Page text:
A combination of injuries and staunch competition (the NBA is as talent-laden as ever) has left the Charlotte Hornets near the bottom of the conference at 4-14.
With their playoff odds dwindling and a deep draft class looming, the rest of this season would be best spent appraising the value of their current cast.
Chief among these characters is fourth-year forward P.J. Washington, who, according to reports, is seeking a Keldon Johnson-level extension (Johnson recently signed a four-year, 80-million dollar deal to remain with the San Antonio Spurs).
The question now becomes, is Washington worth this money?
What He Brings
At a glance, Washington would appear to be struggling, as his scoring efficiency is over four points less than the league average.
Some of this can be chalked up to a slow shooting start from downtown (32.0%). Fortunately, based on past pedigree, this will likely correct itself (he’s a career 36.9% 3-point shooter).
With this in mind, a large portion of his early struggles is due to the injuries that have hit LaMelo Ball, Terry Rozier, Gordon Hayward and Dennis Smith Jr., which have left him overburdened within the offense.
When looking at teammates Kelly Oubre Jr. and Jalen McDaniels, a similar trend of poor efficiency is noticeable (all three are below the league average in true shooting percentage) as the rangy forwards are overcompensating for the missing pieces in the roster.
Last season, when his floor generals were in better condition, Washington’s efficiency was two points above the league average. This is emblematic of his tendency to operate as a play punctuator rather than a sequence initiator.
He’s best served as a screener in pick-and-rolls where he can pop out for 3-pointers or slip through defenders for layups. In the early chapters of the season, he’s in the 97th percentile in pick-and-roll, roll-man efficiency (per NBA.com).
He’s also dynamic in the short roll, where he can use his passing powers to pick apart the defense in 4-on-3 situations. Unfortunately, he has been underutilized in this department – only averaging 1.2 roll man possessions per game (a microcosm of not having his usual pick-and-roll partners healthy).
Washington also comes from the Rashard Lewis school of being too big for guards and too fast for bigs, making him a professional mismatch hunter.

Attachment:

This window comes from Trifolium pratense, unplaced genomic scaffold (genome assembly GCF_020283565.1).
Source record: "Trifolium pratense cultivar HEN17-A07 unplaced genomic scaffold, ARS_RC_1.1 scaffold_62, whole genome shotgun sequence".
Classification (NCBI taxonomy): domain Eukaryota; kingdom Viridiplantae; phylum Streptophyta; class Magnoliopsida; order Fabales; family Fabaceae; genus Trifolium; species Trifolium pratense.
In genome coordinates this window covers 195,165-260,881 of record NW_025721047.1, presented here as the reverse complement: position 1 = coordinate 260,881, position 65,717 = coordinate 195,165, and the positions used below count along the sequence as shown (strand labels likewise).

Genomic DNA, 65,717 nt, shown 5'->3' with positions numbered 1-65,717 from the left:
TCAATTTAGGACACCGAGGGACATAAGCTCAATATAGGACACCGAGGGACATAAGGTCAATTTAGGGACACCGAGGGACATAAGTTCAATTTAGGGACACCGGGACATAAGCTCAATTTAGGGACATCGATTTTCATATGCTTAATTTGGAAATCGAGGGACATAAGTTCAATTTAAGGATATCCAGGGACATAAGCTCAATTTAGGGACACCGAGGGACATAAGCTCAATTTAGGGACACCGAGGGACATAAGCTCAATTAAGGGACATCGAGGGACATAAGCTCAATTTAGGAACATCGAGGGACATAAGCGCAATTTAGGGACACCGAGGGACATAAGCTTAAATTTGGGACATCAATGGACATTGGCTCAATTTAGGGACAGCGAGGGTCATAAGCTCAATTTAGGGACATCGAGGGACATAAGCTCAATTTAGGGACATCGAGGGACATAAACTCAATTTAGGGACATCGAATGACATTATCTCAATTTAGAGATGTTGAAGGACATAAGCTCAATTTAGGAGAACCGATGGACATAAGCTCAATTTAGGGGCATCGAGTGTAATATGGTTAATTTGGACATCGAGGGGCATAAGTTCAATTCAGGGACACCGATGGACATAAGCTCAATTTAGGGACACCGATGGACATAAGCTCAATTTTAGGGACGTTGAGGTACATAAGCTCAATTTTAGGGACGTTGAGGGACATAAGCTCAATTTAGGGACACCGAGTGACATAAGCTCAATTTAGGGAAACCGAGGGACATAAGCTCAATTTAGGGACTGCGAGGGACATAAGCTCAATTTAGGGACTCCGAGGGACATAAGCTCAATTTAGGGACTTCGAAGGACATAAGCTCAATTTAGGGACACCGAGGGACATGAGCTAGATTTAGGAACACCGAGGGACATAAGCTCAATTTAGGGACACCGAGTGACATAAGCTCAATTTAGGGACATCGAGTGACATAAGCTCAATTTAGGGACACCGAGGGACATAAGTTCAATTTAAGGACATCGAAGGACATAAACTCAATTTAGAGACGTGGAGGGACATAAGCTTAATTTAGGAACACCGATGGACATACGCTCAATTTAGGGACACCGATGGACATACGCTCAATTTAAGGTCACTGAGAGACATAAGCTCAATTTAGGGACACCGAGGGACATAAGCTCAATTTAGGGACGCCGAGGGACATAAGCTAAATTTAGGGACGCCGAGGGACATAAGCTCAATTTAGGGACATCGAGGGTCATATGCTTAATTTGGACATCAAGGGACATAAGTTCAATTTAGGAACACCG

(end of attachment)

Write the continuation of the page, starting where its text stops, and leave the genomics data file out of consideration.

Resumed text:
One way Charlotte likes to utilize his physical tools is by putting him in actions that enable him to post up against smaller opponents. Washington doesn’t tout a deep bag of dream shakes and sky hooks, but he makes these sequences effective by attacking swiftly – hardly ever taking more than two dribbles.
So far, we have only discussed the Hornets’ myriad of injuries in a negative light, but there is a silver lining to their misfortunes. As we established a few weeks ago with Desmond Bane and the Memphis Grizzlies, the regular season presents a laboratory for experimentation.
For the Hornets, they have tried to turn their disadvantage into a blessing by increasing Washington’s on-ball load and allowing him to read and react to different scenarios on the court. As a result, he’s averaging career highs in unassisted 2s, 3s and drives.
Note that these repetitions haven’t always been fruitful (hence the efficiency woes), but he’s had his fair share of positive glimpses, too:
While Washington will likely never develop into a primary (or secondary) on-ball option on offense, these experiences are still important.
As previous postseasons have taught us, you need multiple players who can put the ball on the floor and create offense, or else you will get schemed out of the series (see the Phoenix Suns-Dallas Mavericks matchup from last year).
Areas for Improvement
When talking to individuals who cover the team, the biggest concern is Washington’s consistency, or rather lack thereof.
On offense, he’ll rock your world with his slick low-block scoring in one quarter and break your brain with his bouts of irrelevancy and passivity in another. And on defense, he frequently oscillates between tantalizing do-everything forward and hardwood matador.
As you can see, Washington’s best statistical quarters are the second and fourth. Randall attributed this pattern to Washington’s potential affinity for sluggish starts to games (and halves).
Learning to remedy this behavior would be a huge step toward transforming into a high-end starting-caliber player on both sides of the ball.
Despite his age (he’s already 24) and lingering concerns about his consistency, the reason teams rebuild is to acquire players like Washington.
His palms probably don’t read future All-Star, but he is a gifted offensive player with defensive upside who fits nicely into Ball’s showtime playhouse.
And if you are worried about the $20-million-a-year figure, think about this. Not too long ago, it was forecasted that after the new TV deal, the salary cap could balloon to $171 million in 2025-26.
If this happens, that means that Washington’s $20 million will only occupy roughly 11.7% of the team’s available salary cap. For reference, New York Knicks veteran guard Derrick Rose currently eats up around as much cap as Washington would in 2025-26. And Rose currently ranks lower than Washington in DRIP (a one-number metric that projects a player’s contributions to the team’s plus-minus per 100 possessions).
Washington is already a better player than the aging Rose and he could be even better than he is now in three years. It’s this very promise that makes him worth every penny for the Hornets.
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